Northwest Arkansas Planning Commission seeks to designate alternative fuel corridor for US 412
SPRINGDALE — Regional planners on Wednesday approved a resolution to name part of US 412 from Interstate 49 to the state line, which is planned to be a future interstate highway, as an alternative fuel corridor for electric vehicles , even though state agencies declined to make the appointment.
Planners then approved a resolution directing staff at the Northwest Arkansas Regional Planning Commission to do the necessary paperwork internally and submit the nomination to the U.S. Department of Transportation.
Such a corridor is comprised of a series of alternative fuel distribution sites conveniently located along a highway for the traveling public to meet the emerging need for such supplies. The U.S. Department of Transportation’s Federal Highway Administration designates a nationwide network of plug-in electric vehicle and hydrogen, propane, and natural gas charging infrastructure along National Highway System corridors. The objective is to support the deployment of low- or zero-emission vehicles and to reduce transport-related emissions.
The designation would make Arkansas’ 22-mile stretch of freeway eligible for a new federal infrastructure law grant to install electric vehicle chargers. The designation is already pending on the portion of US 412 in Oklahoma.
“Why this is important is that Arkansas should receive $54 million over five years for an electric vehicle charging infrastructure network in the state and there is also an opportunity for a discretionary grants of $2.5 billion,” said Tim Conklin, deputy director of the commission. . “Being on the map is essential to participate in this program.”
According to the resolution, US 412 is designated as a critical freight corridor that connects Interstates 35, 44, and 49, facilitating the movement of freight, improving connectivity to national airports and inland ports, and enhancing economic development opportunities.
“We’re trying to bridge that 22-mile gap between the casino and Cracker Barrel, to put it into perspective,” Conklin said. “Twenty-two miles in that gap, everything else is designated.”
Conklin compared it to finishing the gap in I-49 from Bentonville to Pineville, Mo.
US 412 is now designated as a future freeway on the National Highway System, from I-35 in Noble County, Okla., to I-49 in Springdale.
The resolution called for the Arkansas Department of Highways and Transportation and Department of Energy and Environment to make the appointment, but the Regional Planning Commission, as the metropolitan planning organization for Northeast western Arkansas, may also submit the nomination.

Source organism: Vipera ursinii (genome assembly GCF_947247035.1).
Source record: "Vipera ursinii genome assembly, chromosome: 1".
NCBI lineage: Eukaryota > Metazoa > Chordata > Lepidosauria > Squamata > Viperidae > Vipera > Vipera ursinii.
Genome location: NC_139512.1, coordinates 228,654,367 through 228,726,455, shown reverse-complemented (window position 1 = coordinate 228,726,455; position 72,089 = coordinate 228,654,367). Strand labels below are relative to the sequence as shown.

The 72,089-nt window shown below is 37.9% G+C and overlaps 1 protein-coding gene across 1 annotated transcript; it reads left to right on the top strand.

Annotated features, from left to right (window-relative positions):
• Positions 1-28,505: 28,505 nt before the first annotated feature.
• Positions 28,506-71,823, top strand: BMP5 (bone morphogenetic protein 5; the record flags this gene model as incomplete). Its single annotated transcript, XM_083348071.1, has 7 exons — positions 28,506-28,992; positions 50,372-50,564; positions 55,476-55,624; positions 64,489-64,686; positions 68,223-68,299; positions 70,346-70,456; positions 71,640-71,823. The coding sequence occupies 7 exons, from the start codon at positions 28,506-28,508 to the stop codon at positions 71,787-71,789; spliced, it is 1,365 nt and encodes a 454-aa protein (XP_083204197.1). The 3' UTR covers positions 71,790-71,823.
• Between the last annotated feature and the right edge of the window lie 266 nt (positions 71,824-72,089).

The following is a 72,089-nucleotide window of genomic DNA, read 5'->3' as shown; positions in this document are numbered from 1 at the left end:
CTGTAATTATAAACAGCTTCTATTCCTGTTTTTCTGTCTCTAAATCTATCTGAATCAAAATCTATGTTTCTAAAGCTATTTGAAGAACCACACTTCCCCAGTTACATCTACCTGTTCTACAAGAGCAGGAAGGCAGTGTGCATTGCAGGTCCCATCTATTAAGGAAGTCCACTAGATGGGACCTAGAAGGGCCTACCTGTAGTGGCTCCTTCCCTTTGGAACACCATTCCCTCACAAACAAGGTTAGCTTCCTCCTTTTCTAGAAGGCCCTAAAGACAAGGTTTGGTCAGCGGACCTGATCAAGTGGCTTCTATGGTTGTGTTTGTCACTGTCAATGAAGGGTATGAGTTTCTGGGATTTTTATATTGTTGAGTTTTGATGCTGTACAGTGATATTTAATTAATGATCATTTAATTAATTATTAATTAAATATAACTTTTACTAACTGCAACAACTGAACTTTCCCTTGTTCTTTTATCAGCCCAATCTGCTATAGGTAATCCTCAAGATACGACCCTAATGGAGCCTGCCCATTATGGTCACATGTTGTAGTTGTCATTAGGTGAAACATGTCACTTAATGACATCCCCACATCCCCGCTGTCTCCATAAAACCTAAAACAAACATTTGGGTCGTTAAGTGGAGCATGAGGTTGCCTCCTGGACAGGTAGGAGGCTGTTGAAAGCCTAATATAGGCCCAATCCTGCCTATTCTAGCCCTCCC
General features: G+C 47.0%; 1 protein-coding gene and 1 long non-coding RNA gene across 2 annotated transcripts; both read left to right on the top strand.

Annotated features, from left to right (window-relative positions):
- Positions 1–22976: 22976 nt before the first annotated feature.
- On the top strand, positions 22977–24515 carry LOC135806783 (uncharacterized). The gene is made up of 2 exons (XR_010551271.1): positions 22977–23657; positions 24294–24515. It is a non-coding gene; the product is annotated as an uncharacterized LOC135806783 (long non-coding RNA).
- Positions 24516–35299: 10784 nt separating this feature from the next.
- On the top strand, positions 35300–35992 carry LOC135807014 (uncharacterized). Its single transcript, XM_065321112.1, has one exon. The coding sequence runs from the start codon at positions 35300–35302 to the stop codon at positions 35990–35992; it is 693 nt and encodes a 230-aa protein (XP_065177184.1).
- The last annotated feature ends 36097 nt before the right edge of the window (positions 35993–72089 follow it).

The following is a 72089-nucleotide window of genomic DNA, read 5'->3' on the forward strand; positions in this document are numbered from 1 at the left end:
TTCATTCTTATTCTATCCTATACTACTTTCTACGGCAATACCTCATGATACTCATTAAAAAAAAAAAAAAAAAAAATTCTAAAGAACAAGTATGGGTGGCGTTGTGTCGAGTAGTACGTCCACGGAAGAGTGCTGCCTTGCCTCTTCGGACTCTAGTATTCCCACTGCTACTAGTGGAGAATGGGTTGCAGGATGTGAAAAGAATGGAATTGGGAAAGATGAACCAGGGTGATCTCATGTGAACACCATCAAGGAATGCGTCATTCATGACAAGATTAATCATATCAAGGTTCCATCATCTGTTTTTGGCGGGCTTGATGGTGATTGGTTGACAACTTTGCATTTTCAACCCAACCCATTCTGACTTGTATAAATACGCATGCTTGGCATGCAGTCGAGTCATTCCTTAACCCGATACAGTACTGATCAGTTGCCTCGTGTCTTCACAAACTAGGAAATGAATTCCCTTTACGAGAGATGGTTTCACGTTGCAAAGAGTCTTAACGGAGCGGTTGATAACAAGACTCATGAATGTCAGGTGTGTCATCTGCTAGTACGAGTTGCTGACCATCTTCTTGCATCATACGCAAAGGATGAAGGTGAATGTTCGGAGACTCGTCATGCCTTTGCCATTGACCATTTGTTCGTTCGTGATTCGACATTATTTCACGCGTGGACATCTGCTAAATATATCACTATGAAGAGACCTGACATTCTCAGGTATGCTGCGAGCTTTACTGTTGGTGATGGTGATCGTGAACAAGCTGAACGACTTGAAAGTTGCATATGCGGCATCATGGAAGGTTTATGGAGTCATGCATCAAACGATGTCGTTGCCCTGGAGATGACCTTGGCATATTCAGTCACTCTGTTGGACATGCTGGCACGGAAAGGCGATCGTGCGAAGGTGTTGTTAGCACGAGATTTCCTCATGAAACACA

Brad McCaleb of the Highways Department said Wednesday that his agency and the Energy Department are working on a statewide plan that includes all current interstate highways and that they don’t want to designate small portions of other roads in various parts of the state at this time.
“Our position at this point is that we will not be submitting any additional corridors for nomination and the reason for this is that the guidelines specify a priority on freeways and we have already designated Interstate 30, Interstate 40 and Interstate 49 , so I’m thinking that would build those hallways,” McCaleb said.
The highway department will consider additional corridors to name in the future, he said.
Nelson Peacock, president and CEO of the Northwest Arkansas Council, listed in a letter to regional planning a number of reasons to support the designation, including the number of electric vehicles registered in the north. -Western Arkansas – 39% of the state’s electric vehicles are registered in Benton, Madison or Washington counties – and to increase the region’s competitiveness for federal subsidies.
“Automaker Canoo announced in November that it would move its research and development operations and global headquarters to northwest Arkansas, meaning that area will become Arkansas’ premier site for manufacturing. of electric vehicles,” Peacock’s letter reads. “In addition, Canoo will locate its largest manufacturing facility in the MidAmerica Industrial Park, located on US 412 in Oklahoma.”
Peacock said the move would give motorists confidence that they would be able to charge when they travel to Arkansas and reduce “range anxiety,” a vehicle-buying deterrent. electrical.
“As you know, Arkansas has several highways designated as alternative fuel corridors, including I-49 in northwest Arkansas. It is important that these designations also include the busiest U.S. highways in our state,” Peacock wrote. “The 22-mile section of US 412 between Siloam Springs and Springdale is located in one of the fastest growing areas in the state, and it should be added as an alternative fuels corridor.”